SELECT b FROM t WITH (INDEX (i1)) WHERE a = 1;
 
  SET @s2 = CURSOR FOR
    SELECT b FROM t WITH (INDEX (i2)) WHERE a = 1;
 
  SET @ts = current_timestamp;
  SET @i = 0;
  WHILE @i < @repeat
  BEGIN
    SET @i = @i + 1
 
    OPEN @s1;
    FETCH NEXT FROM @s1 INTO @dummy;
    WHILE @@FETCH_STATUS = 0
    BEGIN
      FETCH NEXT FROM @s1 INTO @dummy;
    END;
 
    CLOSE @s1;
  END;
 
  DEALLOCATE @s1;
  INSERT INTO @results 
    VALUES (@r, 1, DATEDIFF(ms, @ts, current_timestamp));
 
  SET @ts = current_timestamp;
  SET @i = 0;
  WHILE @i < @repeat
  BEGIN
    SET @i = @i + 1
 
    OPEN @s2;
    FETCH NEXT FROM @s2 INTO @dummy;
    WHILE @@FETCH_STATUS = 0
    BEGIN
      FETCH NEXT FROM @s2 INTO @dummy;
    END;
 
    CLOSE @s2;
  END;
 
  DEALLOCATE @s2;
  INSERT INTO @results 
    VALUES (@r, 1, DATEDIFF(ms, @ts, current_timestamp));
END;
 
SELECT 'Run ' + CAST(run AS VARCHAR) + 
  ', Statement ' + CAST(stmt AS VARCHAR) + ': ' + 
  CAST(CAST(elapsed / MIN(elapsed) OVER() AS DECIMAL(10, 5)) AS VARCHAR)
FROM @results;

Result:

Run 1, Statement 1: 1.22368
Run 1, Statement 1: 1.09211

Run 2, Statement 1: 1.05263
Run 2, Statement 1: 1.09211

Run 3, Statement 1: 1.00000
Run 3, Statement 1: 1.05263

Run 4, Statement 1: 1.05263
Run 4, Statement 1: 1.00000

Run 5, Statement 1: 1.09211
Run 5, Statement 1: 1.05263

As can be seen (predictably), in all databases, the smaller non-composite index is slightly faster for this type of query than the composite index, yet both indexes can be used for the query in a reasonable way. So if disk space/insertion speed is an issue, the redundant single-column index can be dropped.

How to Find Such Indexes

The following query will help you detect such indexes in Oracle, PostgreSQL, and SQL Server:

Oracle

WITH indexes AS (
  SELECT
    i.index_name,
    i.table_name,
    listagg(c.column_name, ', ')
      WITHIN GROUP (ORDER BY c.column_position)
      AS columns
  FROM all_indexes i
  JOIN all_ind_columns c
    ON i.index_name = c.index_name
  GROUP BY i.table_name, i.index_name, i.leaf_blocks
)
SELECT
  i.table_name,
  i.index_name AS "Deletion candidate index",
  i.columns AS "Deletion candidate columns",
  j.index_name AS "Existing index",
  j.columns AS "Existing columns"
FROM indexes i
JOIN indexes j
  ON i.table_name = j.table_name
  AND j.columns LIKE i.columns || ',%'

Result:

TABLE_NAME   delete index   columns   existing index   columns
-------------------------------------------------------------------------
T            I1             A         I2               A, B

In short, it lists all the indexes whose columns are a prefix of another index’s columns.

PostgreSQL

Get ready for a really nifty query. Here’s how to discover redundant indexes in PostgreSQL, which unfortunately doesn’t seem to have an easy, out-of-the-box dictionary view for discovering index columns:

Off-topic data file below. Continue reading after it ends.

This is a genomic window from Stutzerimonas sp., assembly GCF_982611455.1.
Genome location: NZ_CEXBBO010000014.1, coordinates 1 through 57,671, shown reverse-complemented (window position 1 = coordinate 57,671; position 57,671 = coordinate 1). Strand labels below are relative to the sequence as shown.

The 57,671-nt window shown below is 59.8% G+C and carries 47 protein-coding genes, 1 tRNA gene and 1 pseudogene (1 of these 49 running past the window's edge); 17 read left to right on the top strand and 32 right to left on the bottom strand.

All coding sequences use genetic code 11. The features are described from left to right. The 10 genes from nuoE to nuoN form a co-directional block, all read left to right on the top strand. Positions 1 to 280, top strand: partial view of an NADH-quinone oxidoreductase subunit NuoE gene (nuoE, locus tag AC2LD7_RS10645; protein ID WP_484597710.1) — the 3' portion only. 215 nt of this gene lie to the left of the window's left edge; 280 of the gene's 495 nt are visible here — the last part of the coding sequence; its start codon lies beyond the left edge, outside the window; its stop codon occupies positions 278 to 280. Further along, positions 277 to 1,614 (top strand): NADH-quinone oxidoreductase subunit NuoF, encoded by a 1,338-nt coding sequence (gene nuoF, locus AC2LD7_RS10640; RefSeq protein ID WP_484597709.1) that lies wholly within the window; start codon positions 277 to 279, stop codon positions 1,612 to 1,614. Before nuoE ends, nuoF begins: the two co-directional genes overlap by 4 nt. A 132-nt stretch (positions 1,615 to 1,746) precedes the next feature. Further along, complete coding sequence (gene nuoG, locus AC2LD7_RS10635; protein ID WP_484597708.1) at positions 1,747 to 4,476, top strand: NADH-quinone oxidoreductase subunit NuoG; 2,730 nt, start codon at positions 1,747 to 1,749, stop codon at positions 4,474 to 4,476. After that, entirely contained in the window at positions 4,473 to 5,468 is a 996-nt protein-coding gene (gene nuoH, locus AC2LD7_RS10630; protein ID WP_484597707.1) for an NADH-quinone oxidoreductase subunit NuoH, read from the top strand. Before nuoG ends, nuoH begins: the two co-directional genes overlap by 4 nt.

WITH indexes AS (
  SELECT
    trel.relname AS table_name,
    irel.relname AS index_name,
    string_agg(a.attname, ', ' ORDER BY c.ordinality) AS columns
  FROM pg_index AS i
  JOIN pg_class AS trel ON trel.oid = i.indrelid
  JOIN pg_class AS irel ON irel.oid = i.indexrelid
  JOIN pg_attribute AS a ON trel.oid = a.attrelid
  JOIN LATERAL unnest(i.indkey) 
    WITH ORDINALITY AS c(colnum, ordinality)
      ON a.attnum = c.colnum
  GROUP BY i, trel.relname, irel.relname
)
SELECT
  i.table_name,
  i.index_name AS "Deletion candidate index",
  i.columns AS "Deletion candidate columns",
  j.index_name AS "Existing index",
  j.columns AS "Existing columns"
FROM indexes i
JOIN indexes j
  ON i.table_name = j.table_name
  AND j.columns LIKE i.columns || ',%';

This is a really nice case of lateral unnesting with ordinality, which you should definitely add to your PostgreSQL toolchain.

SQL Server

Now, SQL Server doesn’t have a nice STRING_AGG function (yet), but we can work around this using STUFF and XML to get the same query.

Of course, there are other solutions using recursive SQL, but I’m too lazy to translate the simple string pattern-matching approach to something recursive.

WITH
  i AS (
    SELECT
      t.name AS table_name,
      i.name AS index_name,
      c.name AS column_name,
      ic.index_column_id
    FROM sys.indexes i 
    JOIN sys.index_columns ic 
      ON i.object_id = ic.object_id 
      AND i.index_id = ic.index_id 
    JOIN sys.columns c 
      ON ic.object_id = c.object_id 
      AND ic.column_id = c.column_id 
    JOIN sys.tables t 
      ON i.object_id = t.object_id 
  ),
  indexes AS (
    SELECT
      table_name,
      index_name,
      STUFF((
        SELECT ',' + j.column_name 
        FROM i j
        WHERE i.table_name = j.table_name 
        AND i.index_name = j.index_name 
        FOR XML PATH('') -- Yay, XML in SQL!
      ), 1, 1, '') columns
    FROM i
    GROUP BY table_name, index_name
  )
SELECT
  i.table_name,
  i.index_name AS "Deletion candidate index",
  i.columns AS "Deletion candidate columns",
  j.index_name AS "Existing index",
  j.columns AS "Existing columns"
FROM indexes i
JOIN indexes j
  ON i.table_name = j.table_name
  AND j.columns LIKE i.columns + ',%';

Conclusion

Now go run the above query on your production database and… very carefully and reasonably think about whether you really want to drop those indexes.

Understand your options for deploying a database across multiple data centers - without the headache.

Topics:
sql ,database ,indexes ,oracle ,postgresql ,sql server ,tutorial ,redundancy

Published at DZone with permission of Lukas Eder, DZone MVB. See the original article here.

Opinions expressed by DZone contributors are their own.